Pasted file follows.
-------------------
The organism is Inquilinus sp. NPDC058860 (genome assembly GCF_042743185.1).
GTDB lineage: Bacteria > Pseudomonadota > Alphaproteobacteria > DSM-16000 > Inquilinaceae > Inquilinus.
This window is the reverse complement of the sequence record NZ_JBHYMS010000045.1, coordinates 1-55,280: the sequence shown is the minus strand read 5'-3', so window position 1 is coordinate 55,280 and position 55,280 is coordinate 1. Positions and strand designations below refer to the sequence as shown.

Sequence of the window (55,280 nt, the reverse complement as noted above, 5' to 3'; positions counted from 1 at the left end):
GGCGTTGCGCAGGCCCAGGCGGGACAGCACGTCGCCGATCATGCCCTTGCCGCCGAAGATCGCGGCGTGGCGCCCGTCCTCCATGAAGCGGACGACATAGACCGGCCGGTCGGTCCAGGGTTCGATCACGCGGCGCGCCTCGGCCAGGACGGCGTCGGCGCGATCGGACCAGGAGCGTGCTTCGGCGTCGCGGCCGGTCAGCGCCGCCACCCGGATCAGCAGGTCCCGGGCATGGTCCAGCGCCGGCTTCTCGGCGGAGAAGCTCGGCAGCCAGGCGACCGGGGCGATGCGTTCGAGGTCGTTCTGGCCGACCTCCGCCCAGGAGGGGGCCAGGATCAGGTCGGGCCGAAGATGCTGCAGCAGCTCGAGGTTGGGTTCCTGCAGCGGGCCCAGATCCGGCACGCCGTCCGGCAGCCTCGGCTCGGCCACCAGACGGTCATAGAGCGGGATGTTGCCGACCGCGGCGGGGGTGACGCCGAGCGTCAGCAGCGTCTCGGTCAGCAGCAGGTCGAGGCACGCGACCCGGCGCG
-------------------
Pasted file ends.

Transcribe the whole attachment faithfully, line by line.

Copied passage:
The organism is Inquilinus sp. NPDC058860 (genome assembly GCF_042743185.1).
GTDB lineage: Bacteria > Pseudomonadota > Alphaproteobacteria > DSM-16000 > Inquilinaceae > Inquilinus.
This window is the reverse complement of the sequence record NZ_JBHYMS010000045.1, coordinates 1-55,280: the sequence shown is the minus strand read 5'-3', so window position 1 is coordinate 55,280 and position 55,280 is coordinate 1. Positions and strand designations below refer to the sequence as shown.

Sequence of the window (55,280 nt, the reverse complement as noted above, 5' to 3'; positions counted from 1 at the left end):
GGCGTTGCGCAGGCCCAGGCGGGACAGCACGTCGCCGATCATGCCCTTGCCGCCGAAGATCGCGGCGTGGCGCCCGTCCTCCATGAAGCGGACGACATAGACCGGCCGGTCGGTCCAGGGTTCGATCACGCGGCGCGCCTCGGCCAGGACGGCGTCGGCGCGATCGGACCAGGAGCGTGCTTCGGCGTCGCGGCCGGTCAGCGCCGCCACCCGGATCAGCAGGTCCCGGGCATGGTCCAGCGCCGGCTTCTCGGCGGAGAAGCTCGGCAGCCAGGCGACCGGGGCGATGCGTTCGAGGTCGTTCTGGCCGACCTCCGCCCAGGAGGGGGCCAGGATCAGGTCGGGCCGAAGATGCTGCAGCAGCTCGAGGTTGGGTTCCTGCAGCGGGCCCAGATCCGGCACGCCGTCCGGCAGCCTCGGCTCGGCCACCAGACGGTCATAGAGCGGGATGTTGCCGACCGCGGCGGGGGTGACGCCGAGCGTCAGCAGCGTCTCGGTCAGCAGCAGGTCGAGGCACGCGACCCGGCGCG